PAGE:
I'm sure I've talked about this question many times over the years this blog has been around.
I've learned that the best way to evolve and grow in my own life is to ask better questions. And I've also learned that, for me, I'm more effective when I consider solutions, rather than answers. In my experience, answers imply "correctness" which also implies, to me, that there's a right and a wrong.
I'm learning that solutions or possibilities give me much more freedom to be creative and open than does problem-solving or trying to find the right answer.
So the question "what do you really want?" becomes one that, if solution or possibility inspired, can allow freedom.
The reason that question has come to my mind recently as to do with a few conversations I've had where people have told me they are requesting security, in one case, and balance in another.
I've written before about the distinction between financial security and financial freedom, and it occurs to me that they are almost opposite viewpoints.
When contemplating career satisfaction, many people believe that they need to be tied down to a "job" which gives them financial security and, many times, the term "career satisfaction" becomes almost oxymoronic.
Instead, upon further conversation, it seems that what these folks really want is financial freedom, where they are not selling their souls for health insurance, but instead finding (or creating) opportunities to earn money doing what they love. This, of course, requires a shift in mindset which, for some, is mind-blowing. For many people, "work" and "love" are not used together in the same sentence.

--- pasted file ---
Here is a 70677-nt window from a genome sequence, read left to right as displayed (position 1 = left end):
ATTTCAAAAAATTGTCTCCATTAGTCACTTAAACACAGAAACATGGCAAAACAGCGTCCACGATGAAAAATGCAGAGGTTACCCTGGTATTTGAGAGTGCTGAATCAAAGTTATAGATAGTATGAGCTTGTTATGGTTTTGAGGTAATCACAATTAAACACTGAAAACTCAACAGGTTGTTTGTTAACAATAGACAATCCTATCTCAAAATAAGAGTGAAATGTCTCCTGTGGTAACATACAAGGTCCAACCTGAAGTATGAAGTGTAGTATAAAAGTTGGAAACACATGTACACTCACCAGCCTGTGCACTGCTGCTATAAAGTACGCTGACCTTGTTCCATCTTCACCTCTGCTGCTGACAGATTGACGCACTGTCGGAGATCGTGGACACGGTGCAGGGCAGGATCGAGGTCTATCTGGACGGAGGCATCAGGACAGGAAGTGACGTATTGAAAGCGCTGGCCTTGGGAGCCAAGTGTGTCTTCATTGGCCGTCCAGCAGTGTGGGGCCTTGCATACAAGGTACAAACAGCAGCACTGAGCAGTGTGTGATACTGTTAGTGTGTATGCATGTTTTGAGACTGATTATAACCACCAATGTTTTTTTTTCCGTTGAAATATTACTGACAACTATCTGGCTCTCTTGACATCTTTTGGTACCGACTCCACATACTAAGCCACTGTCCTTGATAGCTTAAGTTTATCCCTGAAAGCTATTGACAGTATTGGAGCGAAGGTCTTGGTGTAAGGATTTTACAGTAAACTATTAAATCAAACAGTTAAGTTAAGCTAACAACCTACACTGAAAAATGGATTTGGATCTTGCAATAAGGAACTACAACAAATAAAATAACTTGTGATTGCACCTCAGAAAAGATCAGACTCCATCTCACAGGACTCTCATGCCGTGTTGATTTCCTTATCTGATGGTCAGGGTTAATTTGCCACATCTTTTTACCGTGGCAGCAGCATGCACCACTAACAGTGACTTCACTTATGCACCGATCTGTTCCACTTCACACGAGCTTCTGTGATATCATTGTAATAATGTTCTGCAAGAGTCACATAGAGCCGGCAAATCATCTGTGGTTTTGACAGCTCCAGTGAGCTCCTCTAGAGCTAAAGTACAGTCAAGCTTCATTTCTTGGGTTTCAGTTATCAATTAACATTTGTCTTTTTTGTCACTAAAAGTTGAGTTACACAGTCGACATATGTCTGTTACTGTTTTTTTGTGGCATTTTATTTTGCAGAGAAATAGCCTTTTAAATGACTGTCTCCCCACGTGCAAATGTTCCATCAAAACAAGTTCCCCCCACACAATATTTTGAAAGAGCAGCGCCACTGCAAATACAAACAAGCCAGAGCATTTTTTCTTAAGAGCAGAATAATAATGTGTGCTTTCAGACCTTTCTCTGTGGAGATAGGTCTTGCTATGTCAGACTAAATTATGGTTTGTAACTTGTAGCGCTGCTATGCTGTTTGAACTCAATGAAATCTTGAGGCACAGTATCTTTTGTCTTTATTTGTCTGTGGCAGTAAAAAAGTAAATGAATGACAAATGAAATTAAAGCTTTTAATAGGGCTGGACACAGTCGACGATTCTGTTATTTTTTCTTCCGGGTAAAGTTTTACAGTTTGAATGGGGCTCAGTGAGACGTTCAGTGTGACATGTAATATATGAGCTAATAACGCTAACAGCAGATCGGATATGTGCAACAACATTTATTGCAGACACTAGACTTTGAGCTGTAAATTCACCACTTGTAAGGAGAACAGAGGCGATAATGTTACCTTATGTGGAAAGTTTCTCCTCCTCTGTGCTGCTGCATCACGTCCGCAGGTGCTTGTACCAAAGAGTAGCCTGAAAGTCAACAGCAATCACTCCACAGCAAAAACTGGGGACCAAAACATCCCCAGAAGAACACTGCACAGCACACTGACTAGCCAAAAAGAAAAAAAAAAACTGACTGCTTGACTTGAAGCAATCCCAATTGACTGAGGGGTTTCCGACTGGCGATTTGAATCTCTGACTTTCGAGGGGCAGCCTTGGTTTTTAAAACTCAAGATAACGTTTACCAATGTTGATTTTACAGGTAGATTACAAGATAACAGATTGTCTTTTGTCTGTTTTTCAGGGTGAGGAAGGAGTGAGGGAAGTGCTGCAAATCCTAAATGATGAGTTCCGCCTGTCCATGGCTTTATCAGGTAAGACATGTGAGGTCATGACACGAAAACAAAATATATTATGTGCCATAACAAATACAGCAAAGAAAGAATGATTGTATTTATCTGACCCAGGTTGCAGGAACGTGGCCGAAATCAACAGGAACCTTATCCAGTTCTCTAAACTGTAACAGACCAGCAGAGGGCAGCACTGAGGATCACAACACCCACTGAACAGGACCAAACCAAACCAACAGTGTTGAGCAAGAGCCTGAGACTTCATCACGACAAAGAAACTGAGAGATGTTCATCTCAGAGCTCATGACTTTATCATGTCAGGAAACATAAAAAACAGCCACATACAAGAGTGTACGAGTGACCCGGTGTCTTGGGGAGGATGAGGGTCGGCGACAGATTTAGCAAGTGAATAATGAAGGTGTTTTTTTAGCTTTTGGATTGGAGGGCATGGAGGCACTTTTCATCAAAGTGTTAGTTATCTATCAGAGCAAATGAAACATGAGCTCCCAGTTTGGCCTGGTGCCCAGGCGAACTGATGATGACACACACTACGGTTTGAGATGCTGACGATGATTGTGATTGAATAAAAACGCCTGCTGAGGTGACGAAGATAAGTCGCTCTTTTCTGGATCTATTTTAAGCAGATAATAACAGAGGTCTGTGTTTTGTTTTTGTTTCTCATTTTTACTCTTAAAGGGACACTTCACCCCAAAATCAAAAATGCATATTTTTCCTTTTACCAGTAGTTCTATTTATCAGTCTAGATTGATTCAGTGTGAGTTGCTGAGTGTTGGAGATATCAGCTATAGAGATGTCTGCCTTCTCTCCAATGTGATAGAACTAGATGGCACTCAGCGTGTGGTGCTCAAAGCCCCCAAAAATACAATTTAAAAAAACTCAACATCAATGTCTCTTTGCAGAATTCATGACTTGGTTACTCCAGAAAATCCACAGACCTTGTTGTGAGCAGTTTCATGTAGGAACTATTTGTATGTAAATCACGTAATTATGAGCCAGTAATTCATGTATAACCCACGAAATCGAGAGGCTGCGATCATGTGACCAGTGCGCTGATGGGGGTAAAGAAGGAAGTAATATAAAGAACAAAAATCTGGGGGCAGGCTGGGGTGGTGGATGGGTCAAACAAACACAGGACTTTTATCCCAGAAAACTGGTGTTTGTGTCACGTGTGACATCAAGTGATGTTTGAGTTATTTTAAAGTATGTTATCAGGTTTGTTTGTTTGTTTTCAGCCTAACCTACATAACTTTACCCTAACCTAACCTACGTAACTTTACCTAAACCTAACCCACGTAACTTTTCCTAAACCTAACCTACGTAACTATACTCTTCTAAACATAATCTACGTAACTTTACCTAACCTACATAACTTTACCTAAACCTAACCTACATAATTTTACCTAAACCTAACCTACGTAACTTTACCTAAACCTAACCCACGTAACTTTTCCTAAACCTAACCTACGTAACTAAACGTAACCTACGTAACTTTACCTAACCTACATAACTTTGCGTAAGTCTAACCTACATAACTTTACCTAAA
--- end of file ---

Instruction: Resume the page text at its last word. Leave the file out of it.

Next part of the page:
Another concept I've been hearing recently is the concept of balance. Many working parents, especially, struggle to find that elusive place where their home lives and their work lives are equally shared. The challenge with this concept is that there is nothing in nature that is equally balanced. If a living thing is "balanced," it is not dynamic, and is, therefore, dead. There is no status quo in life; if a living thing is not growing, it is dying. So trying to achieve balance is like trying to achieve perfection: neither is possible.
What if, instead of balance, we strive for harmony? Harmony occurs in music when varying pitches occur simultaneously to produce a desirable or pleasant sound. Harmony doesn't require everything to work together perfectly; there are many instances of dissonant and consonant chords occuring during a piece of music, both of which work together to give the listener the most enjoyable experience. Harmony doesn't require or even expect perfection, but allows the music itself to create the experience.
So maybe we don't really want security or balance, when we've been struggling forever to achieve those things. We haven't taken the time to determine for ourselves whether that which we've gotten familiar with is really what would give us the most desirable outcome.
Ask yourself some new questions and be honest with yourself about the thoughts that those questions inspire for you. Don't be afraid to be open to new directions which might be presented to you when you realize exactly what you do want.